I might have done some posts on this topic in the past, but I wanted to clarify the reasons in a single post. Briefly define our terms: theonomy is the position that all of the old testament laws are binding for the new covenant Christian, unless rescinded by command (or presumably practice), and are to be applied in their new covenant context. The best book on this is Greg Bahnsen’s Theonomy in Christian Ethics. (Despite my disagreement with the theonomic thesis, this book demands to be taken seriously and some chapters are quite fine in their ethical analysis.)
It is hard to debate with theonomists. Part of the reason is they respond to every criticism with “Oh, but you are simply an antinomian/statist/relativist.” While many of the critics were precisely these things (think Dispensational Evangelicals, Republican-voting Reformed seminary professors, and Westminster Seminary in California), theonomists were unable to see serious criticisms with their position.
There are only two quasi-official criticisms of theonomy that are halfway decent. James Jordan makes a number of interesting criticisms of theonomy, but Jordan’s own approach to the Bible is so bizarre and outside anything offered in the Christian reading of the Bible for the past 2000 years it makes it hard to commend it. On a more sane level is Peter Leithart’s critique of theonomy. (yes, I am aware that Leithart follows in Jordan’s footsteps on hermeneutics, but Leithart at least stays on ground level).
The following points of criticism do not necessary serve as any one refutation of theonomy. Taken together, however, the place a burden of epistemological proof upon theonomists that I deem is impossible for them to bear.
- Where were you all this time? Theonomists like to point out that older, medieval Christian societies were theocratic and would be opposed to the secularism of today’s politics. Yes, they were theocratic, but they were not theonomic. And to the degree that the early Western medieval church was Augustinian, they were most certainly not theonomic (Oliver O’Donovan’s reading of Augustinian ethics shows how difficult the Augustine = theonomist case really is). Further, almost ALL of these societies were explicitly monarchist, a position theonomists violently deny and associate with theological apostasy. Obviously, you can’t simultaneously say you affirm (King) Alfred the Great’s social ethic while denying the form of Alfred the Great’s politics (and by implication, social ethic).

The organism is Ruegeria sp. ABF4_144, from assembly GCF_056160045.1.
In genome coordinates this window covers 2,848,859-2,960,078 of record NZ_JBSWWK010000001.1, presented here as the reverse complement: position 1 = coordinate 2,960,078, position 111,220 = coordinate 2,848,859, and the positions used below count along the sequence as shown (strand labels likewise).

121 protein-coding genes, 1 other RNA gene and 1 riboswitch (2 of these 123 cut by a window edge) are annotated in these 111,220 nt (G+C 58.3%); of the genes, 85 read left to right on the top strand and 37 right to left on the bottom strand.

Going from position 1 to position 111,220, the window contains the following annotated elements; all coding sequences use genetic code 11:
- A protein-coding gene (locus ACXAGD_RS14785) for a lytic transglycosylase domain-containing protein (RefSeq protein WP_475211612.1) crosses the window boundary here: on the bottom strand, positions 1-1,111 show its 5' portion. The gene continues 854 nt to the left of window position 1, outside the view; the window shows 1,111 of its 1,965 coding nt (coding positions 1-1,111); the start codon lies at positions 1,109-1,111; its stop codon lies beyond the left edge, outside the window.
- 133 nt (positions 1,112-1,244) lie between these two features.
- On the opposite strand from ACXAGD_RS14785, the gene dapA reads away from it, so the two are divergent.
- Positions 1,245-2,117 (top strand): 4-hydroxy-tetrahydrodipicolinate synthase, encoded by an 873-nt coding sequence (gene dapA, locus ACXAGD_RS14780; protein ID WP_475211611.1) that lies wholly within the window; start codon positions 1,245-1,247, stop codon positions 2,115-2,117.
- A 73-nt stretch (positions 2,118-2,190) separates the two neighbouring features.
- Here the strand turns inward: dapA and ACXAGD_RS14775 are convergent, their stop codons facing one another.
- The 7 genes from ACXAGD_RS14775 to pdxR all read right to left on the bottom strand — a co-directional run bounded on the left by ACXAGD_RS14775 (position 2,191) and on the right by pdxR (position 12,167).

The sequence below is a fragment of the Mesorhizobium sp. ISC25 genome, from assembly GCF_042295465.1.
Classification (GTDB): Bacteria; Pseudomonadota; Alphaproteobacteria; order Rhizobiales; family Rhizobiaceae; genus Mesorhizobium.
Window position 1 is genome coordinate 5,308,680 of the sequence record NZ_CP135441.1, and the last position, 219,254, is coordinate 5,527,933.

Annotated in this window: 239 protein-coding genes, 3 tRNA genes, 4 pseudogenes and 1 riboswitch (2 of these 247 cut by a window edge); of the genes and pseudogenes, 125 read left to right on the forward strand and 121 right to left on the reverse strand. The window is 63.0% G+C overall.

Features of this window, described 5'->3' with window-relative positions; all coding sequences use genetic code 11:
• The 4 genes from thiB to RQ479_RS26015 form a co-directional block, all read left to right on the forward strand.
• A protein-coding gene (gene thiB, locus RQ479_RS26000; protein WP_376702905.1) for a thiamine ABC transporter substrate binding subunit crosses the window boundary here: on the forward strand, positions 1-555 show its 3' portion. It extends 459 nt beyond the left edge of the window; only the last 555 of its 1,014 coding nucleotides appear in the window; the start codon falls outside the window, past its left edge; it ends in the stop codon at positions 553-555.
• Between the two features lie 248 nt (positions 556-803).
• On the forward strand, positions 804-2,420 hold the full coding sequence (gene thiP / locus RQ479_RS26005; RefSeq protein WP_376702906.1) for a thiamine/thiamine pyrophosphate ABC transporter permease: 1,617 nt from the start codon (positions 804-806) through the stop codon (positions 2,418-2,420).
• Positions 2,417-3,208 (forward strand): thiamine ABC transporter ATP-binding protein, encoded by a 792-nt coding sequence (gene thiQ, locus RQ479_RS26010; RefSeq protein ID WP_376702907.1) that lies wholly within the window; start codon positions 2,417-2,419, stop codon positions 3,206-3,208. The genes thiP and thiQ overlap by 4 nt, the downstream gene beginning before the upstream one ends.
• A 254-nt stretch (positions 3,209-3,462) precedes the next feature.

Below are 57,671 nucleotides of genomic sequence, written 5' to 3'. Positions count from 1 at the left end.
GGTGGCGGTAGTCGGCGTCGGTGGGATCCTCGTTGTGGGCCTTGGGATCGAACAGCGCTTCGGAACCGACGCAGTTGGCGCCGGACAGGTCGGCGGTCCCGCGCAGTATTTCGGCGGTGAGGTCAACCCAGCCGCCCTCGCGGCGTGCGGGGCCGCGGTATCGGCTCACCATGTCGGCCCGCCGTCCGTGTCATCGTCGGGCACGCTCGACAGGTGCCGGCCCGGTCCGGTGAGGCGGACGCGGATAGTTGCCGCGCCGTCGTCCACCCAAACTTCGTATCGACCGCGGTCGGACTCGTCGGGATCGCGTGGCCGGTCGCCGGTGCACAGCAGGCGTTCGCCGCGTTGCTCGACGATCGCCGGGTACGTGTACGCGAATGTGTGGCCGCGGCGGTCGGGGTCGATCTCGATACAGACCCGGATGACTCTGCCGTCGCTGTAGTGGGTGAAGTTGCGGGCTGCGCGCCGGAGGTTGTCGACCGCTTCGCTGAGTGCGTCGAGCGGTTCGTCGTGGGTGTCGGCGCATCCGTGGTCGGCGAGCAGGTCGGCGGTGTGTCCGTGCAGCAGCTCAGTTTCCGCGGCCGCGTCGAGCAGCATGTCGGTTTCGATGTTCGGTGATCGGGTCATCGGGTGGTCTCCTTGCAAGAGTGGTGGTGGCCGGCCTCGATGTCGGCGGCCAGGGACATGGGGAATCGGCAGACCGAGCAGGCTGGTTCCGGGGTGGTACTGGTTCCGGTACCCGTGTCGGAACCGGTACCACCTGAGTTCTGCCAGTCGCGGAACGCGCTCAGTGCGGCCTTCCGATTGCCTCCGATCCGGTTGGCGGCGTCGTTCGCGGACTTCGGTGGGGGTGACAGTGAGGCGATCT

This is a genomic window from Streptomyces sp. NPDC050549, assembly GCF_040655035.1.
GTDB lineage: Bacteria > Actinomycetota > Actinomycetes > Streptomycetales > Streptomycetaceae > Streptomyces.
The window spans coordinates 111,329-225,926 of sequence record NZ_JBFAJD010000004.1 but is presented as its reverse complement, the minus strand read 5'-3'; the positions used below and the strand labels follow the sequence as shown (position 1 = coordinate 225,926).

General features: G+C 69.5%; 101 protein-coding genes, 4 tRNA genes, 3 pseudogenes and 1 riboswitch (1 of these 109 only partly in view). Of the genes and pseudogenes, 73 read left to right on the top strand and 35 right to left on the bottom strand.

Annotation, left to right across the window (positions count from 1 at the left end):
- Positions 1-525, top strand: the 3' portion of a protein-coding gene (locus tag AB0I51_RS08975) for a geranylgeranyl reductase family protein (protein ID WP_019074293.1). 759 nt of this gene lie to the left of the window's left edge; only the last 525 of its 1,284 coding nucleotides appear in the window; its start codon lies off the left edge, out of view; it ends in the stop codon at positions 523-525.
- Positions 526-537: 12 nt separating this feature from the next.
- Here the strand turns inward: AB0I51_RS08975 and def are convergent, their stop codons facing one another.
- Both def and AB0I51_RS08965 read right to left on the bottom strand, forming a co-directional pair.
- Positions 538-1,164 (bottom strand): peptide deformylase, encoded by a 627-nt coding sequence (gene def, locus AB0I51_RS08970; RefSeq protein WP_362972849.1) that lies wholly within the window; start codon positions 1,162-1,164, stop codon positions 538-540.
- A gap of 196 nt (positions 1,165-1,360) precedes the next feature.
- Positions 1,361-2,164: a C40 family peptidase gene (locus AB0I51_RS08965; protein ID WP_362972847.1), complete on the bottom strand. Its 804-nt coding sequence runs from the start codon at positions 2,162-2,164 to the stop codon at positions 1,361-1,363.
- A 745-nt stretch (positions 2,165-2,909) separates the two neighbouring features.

- Bird’s Nests and God’s Law. Deuteronomy 22:6 tells you what to do when you come across a bird’s nest. Is that considered civil case law, moral law, or ceremonial law? How do you know? One of the more lame criticisms of theonomy was that it didn’t realize today’s Christians were only supposed to affirm the moral law, and not to be bound by civil or ceremonial laws. While I admit at times the law can be delineated along such lines, more often than not it cannot. It is not always clear whether a law is civil, moral, or ceremonial. Or maybe it’s all three. If it’s all three, and we obey the moral part, do we not also obey the ceremonial part? But isn’t that heresy on the standard reading of the law (by both sides)?
- Moses isn’t the same as John Locke. Similar to (1); theonomists have a tendency to read 18th century American (and 17th century British) political concepts back into the law of God. Ultimately, this means they reject Christian Monarchy, but they reject Christian Monarchy along American revolutionary lines. They conclude their rejection of monarchy (which would entail a rejection of most of Christian historical ethical reasoning–a point theonomists often fail to grasp) by an appeal to 1 Samuel 8. Presumably, 1 Samuel 8 is binding on all Christians all the time (though 1 Samuel gives no evidence to that claim). Notwithstanding, theonomists cannot give us a clear answer to the question: does Torah teach monarchy or theocratic republicanism? (Read Deuteronomy 17 and Genesis 49). Further, is 1 Samuel 8 civil law or moral law? Is it even law?
Other books have been written critiquing theonomy, but their reasoning is even worse than the theonomic reasoning and represents a sad low-point in Reformed scholarship.
That’s not to say many of the theonomist goals are wrong-headed, or that theonomists haven’t done useful work. They have.